Event Title

A Nursing Intervention to Improve Nutrition for Health Promotion for a Vulnerable, Urban, Adult Group

Location

Hager-Lubbers Exhibition Hall

Start Date

16-4-2013 3:30 PM

Description

PURPOSE: Low-income adults often have nutrition-related health issues, such as obesity, diabetes, and hypertension. Factors identified as contributing to these issues are lack of nutrition education and lack of access to quality, healthy food choices. The purpose of the study is to improve nutrition for health promotion in a group of vulnerable adults in an urban setting, and answer questions of 1) will a program of targeted nutrition education, with advocacy for quality food, be associated with increased nutrition knowledge and dietary behavior change? 2) Will such an intervention result in increased self-efficacy for food choices and their impact on health? SUBJECTS: Twenty low-income adult residents of government-subsidized housing, mentally and/or physically disabled, and/or over age 62. Many have obesity, diabetes, hypertension, and limited access to healthy food. METHODS AND MATERIALS: An 8-session nutrition/health promotion educational program was presented collaboratively with community nutrition educators. It included group discussion, recipes, food tasting, and overcoming barriers to good nutrition. Demographic information and pre- and post-test data for nutrition knowledge, behavior and self-efficacy were collected, plus open ended questions regarding what was “learned today” and “intended change”. Community advocacy and leadership for access to nutritious food accompanied the intervention. ANALYSIS: Descriptive statistics and paired t-tests, examination of open-ended question themes. RESULTS: Preliminary results suggest that the classes had an impact on nutrition knowledge, behavior, and self-efficacy. CONCLUSION: Continuing to provide education and community advocacy is a worthwhile endeavor.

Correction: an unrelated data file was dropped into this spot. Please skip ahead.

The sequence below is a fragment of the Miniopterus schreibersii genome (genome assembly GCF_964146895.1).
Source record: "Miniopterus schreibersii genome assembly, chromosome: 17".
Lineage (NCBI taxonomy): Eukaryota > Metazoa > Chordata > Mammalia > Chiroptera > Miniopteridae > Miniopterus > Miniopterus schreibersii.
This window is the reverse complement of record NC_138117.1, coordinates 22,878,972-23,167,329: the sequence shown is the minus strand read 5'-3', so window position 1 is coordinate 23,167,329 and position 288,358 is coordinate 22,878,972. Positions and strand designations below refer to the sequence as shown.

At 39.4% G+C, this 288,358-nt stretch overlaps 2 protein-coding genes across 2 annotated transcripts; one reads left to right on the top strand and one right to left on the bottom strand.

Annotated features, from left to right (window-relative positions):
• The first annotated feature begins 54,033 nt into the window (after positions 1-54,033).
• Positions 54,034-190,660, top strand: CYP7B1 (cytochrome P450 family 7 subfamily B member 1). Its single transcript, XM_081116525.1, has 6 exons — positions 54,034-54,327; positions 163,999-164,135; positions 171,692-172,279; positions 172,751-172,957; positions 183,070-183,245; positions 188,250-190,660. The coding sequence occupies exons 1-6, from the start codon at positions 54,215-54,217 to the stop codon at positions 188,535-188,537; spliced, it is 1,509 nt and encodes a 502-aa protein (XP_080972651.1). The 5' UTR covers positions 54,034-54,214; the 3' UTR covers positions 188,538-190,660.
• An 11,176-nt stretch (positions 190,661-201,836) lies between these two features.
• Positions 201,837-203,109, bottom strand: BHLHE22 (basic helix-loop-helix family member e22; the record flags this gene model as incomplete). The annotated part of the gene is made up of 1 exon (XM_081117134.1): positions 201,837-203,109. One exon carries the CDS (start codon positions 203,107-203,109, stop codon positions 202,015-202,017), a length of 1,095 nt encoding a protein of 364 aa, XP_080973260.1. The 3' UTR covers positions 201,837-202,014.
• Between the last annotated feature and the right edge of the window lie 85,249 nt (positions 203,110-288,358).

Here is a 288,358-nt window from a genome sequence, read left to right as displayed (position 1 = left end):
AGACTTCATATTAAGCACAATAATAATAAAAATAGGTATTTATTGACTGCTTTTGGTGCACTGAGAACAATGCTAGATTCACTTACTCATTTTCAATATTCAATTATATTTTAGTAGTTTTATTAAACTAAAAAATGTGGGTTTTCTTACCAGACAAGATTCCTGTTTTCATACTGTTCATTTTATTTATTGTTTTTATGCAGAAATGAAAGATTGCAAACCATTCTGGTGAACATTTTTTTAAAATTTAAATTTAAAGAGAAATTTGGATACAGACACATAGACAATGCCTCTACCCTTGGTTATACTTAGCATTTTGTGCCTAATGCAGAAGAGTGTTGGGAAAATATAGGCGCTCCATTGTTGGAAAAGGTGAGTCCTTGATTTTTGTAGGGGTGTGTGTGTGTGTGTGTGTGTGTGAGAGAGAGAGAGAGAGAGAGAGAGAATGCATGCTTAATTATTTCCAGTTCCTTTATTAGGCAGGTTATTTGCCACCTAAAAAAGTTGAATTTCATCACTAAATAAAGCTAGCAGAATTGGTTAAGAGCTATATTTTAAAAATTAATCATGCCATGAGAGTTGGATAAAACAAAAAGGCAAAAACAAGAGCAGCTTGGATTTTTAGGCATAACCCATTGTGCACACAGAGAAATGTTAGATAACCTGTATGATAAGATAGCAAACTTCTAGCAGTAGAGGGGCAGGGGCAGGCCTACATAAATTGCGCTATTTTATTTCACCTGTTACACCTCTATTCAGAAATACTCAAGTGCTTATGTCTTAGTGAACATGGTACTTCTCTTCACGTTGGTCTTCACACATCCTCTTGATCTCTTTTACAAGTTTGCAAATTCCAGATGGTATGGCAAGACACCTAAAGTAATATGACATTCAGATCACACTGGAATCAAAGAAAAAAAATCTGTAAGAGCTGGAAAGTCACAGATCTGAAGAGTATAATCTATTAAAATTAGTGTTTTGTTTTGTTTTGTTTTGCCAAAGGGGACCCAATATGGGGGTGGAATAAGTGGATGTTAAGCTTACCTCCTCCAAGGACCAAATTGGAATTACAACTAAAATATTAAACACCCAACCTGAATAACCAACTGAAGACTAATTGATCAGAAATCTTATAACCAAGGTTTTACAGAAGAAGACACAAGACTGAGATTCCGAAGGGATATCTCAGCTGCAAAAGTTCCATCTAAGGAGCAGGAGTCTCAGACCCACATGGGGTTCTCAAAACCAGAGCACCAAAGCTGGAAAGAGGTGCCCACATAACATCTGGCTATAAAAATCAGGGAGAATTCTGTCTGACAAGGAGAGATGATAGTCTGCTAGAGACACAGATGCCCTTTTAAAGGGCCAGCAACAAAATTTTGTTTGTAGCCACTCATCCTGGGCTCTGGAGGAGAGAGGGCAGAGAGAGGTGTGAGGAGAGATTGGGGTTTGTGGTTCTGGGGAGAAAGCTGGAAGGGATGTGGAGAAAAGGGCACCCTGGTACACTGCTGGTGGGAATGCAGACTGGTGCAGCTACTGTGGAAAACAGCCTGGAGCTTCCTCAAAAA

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Apr 16th, 3:30 PM

A Nursing Intervention to Improve Nutrition for Health Promotion for a Vulnerable, Urban, Adult Group

Hager-Lubbers Exhibition Hall

PURPOSE: Low-income adults often have nutrition-related health issues, such as obesity, diabetes, and hypertension. Factors identified as contributing to these issues are lack of nutrition education and lack of access to quality, healthy food choices. The purpose of the study is to improve nutrition for health promotion in a group of vulnerable adults in an urban setting, and answer questions of 1) will a program of targeted nutrition education, with advocacy for quality food, be associated with increased nutrition knowledge and dietary behavior change? 2) Will such an intervention result in increased self-efficacy for food choices and their impact on health? SUBJECTS: Twenty low-income adult residents of government-subsidized housing, mentally and/or physically disabled, and/or over age 62. Many have obesity, diabetes, hypertension, and limited access to healthy food. METHODS AND MATERIALS: An 8-session nutrition/health promotion educational program was presented collaboratively with community nutrition educators. It included group discussion, recipes, food tasting, and overcoming barriers to good nutrition. Demographic information and pre- and post-test data for nutrition knowledge, behavior and self-efficacy were collected, plus open ended questions regarding what was “learned today” and “intended change”. Community advocacy and leadership for access to nutritious food accompanied the intervention. ANALYSIS: Descriptive statistics and paired t-tests, examination of open-ended question themes. RESULTS: Preliminary results suggest that the classes had an impact on nutrition knowledge, behavior, and self-efficacy. CONCLUSION: Continuing to provide education and community advocacy is a worthwhile endeavor.